Evidence for Learning: Implementation in Education

Implementation in Education

A review of studies from around the world covering implementation in schools

High-quality implementation of educational approaches can have a significant impact on improving student outcomes. In Australia, there is very little research on the implementation of practices and approaches in real-world classrooms and school settings.

A 2017 report commissioned by Evidence for Learning and conducted by the Centre for Evidence and Implementation (CEI) has reviewed studies from around the world covering implementation in schools. The academic report and its summary of key findings is the first of its kind in Australia, identifying crucial elements of implementation that ensure approaches are given their greatest chance to improve outcomes for students.

The scoping review explores the role of implementation in high-quality educational practice through the research question,

Based on a systematic scoping review, the goal was to explore whether particular implementation concepts or strategies in school settings have been shown to be effective in supporting teaching and improving student outcomes.

Studies on interventions that aimed at improving student outcomes were included in this review. These could be interventions that address students’ academic achievements (such as literacy or numeracy), their physical (through nutrition, or exercise) or mental health (centered on behaviour and socialemotional wellbeing). The review includes studies that used randomisation or quasi-random procedures to assign participants, with or without blinding. Studies that tested two types of educational interventions (instead of no treatment control group) were also included. Systematic reviews of relevant implementation studies were also included.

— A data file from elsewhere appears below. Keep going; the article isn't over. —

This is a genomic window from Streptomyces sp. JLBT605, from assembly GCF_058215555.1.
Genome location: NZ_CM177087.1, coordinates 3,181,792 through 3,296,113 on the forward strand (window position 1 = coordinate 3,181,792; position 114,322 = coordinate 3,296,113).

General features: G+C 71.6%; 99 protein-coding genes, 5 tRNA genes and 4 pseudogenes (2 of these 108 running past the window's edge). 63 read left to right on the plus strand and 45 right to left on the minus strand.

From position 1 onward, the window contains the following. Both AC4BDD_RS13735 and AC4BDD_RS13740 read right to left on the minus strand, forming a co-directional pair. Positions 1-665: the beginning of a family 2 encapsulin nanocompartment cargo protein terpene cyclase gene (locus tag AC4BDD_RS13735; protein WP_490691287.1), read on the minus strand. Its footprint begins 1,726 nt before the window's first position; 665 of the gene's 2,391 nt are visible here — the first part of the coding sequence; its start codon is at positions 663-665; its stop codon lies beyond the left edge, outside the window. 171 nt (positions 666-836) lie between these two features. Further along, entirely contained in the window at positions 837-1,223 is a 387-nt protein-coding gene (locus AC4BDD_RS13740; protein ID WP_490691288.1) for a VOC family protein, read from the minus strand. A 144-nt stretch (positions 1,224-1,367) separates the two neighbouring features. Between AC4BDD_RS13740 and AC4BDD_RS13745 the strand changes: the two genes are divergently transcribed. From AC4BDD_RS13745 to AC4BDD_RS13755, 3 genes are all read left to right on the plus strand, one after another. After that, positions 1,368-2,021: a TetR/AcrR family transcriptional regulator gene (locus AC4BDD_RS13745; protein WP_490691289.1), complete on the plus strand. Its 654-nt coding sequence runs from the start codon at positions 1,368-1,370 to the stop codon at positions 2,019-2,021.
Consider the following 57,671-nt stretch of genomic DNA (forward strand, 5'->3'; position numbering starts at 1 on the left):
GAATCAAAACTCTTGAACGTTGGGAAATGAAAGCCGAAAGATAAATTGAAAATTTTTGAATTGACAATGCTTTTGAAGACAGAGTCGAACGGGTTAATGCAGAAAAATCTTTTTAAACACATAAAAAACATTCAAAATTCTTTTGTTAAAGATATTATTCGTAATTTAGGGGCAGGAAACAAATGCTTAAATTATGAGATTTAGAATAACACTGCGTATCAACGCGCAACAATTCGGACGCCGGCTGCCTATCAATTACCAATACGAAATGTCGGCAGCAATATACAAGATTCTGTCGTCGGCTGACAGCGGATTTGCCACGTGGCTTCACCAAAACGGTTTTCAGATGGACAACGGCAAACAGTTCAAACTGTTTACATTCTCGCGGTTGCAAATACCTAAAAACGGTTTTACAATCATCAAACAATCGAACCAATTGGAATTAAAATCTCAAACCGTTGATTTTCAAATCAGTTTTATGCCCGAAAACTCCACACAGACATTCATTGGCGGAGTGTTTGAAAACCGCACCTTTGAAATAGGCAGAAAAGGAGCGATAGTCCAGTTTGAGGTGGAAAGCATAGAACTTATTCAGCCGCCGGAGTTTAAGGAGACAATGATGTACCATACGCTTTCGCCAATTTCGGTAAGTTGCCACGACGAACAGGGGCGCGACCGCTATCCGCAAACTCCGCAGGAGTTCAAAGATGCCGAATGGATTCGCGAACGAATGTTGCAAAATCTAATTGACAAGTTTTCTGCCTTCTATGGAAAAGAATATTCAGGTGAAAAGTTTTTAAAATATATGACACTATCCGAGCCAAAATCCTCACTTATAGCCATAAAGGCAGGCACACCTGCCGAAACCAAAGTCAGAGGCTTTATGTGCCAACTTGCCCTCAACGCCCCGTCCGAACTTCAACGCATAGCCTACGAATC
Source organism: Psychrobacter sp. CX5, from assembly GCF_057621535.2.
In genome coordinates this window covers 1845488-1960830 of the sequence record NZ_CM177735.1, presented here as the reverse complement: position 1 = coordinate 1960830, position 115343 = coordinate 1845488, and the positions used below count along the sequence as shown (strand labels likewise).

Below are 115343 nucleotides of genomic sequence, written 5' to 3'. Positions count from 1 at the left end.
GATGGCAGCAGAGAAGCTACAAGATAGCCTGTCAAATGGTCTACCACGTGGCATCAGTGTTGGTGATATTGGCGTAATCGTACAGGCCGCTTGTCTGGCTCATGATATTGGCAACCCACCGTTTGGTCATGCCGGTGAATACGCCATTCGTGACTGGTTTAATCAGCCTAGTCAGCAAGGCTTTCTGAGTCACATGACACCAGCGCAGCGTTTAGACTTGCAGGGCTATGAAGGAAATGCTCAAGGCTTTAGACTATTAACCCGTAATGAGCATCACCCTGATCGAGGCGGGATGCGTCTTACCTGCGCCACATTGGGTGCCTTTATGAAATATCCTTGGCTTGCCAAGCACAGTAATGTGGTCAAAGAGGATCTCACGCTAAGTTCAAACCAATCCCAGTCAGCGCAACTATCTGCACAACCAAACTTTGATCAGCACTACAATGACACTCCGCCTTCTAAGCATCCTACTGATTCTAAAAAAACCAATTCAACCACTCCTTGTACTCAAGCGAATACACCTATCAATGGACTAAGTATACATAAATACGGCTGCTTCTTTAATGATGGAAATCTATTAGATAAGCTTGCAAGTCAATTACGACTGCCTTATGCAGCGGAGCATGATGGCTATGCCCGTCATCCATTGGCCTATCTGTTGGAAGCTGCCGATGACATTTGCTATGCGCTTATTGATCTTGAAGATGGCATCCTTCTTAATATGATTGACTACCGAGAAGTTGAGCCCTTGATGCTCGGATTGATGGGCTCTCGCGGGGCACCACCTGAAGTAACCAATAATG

• Four major indicators of implementation quality are dosage (participation in certain activity), fidelity (ongoing support), quality of delivery (support from principals) and acceptability (teachers’ participation and attitudes to that activity) which influence students’ outcomes (academic and behavioural) and teachers’ attitudes and practices.
  • When implementing an educational approach, providing ongoing support to teachers through coaching, workshops, and supervision has shown to have a substantial impact on student outcomes.
  • When looking at quality of delivery, principals support and the support of the teachers within the Promoting Alternative THinking Strategies’ (PATHS) – a delinquency prevention curriculum, was seen to significantly influence reduced students’ aggression and behavioural dysregulation.

The following reports are free to access and download.

This review was conducted by the Centre for Evidence and Implementation.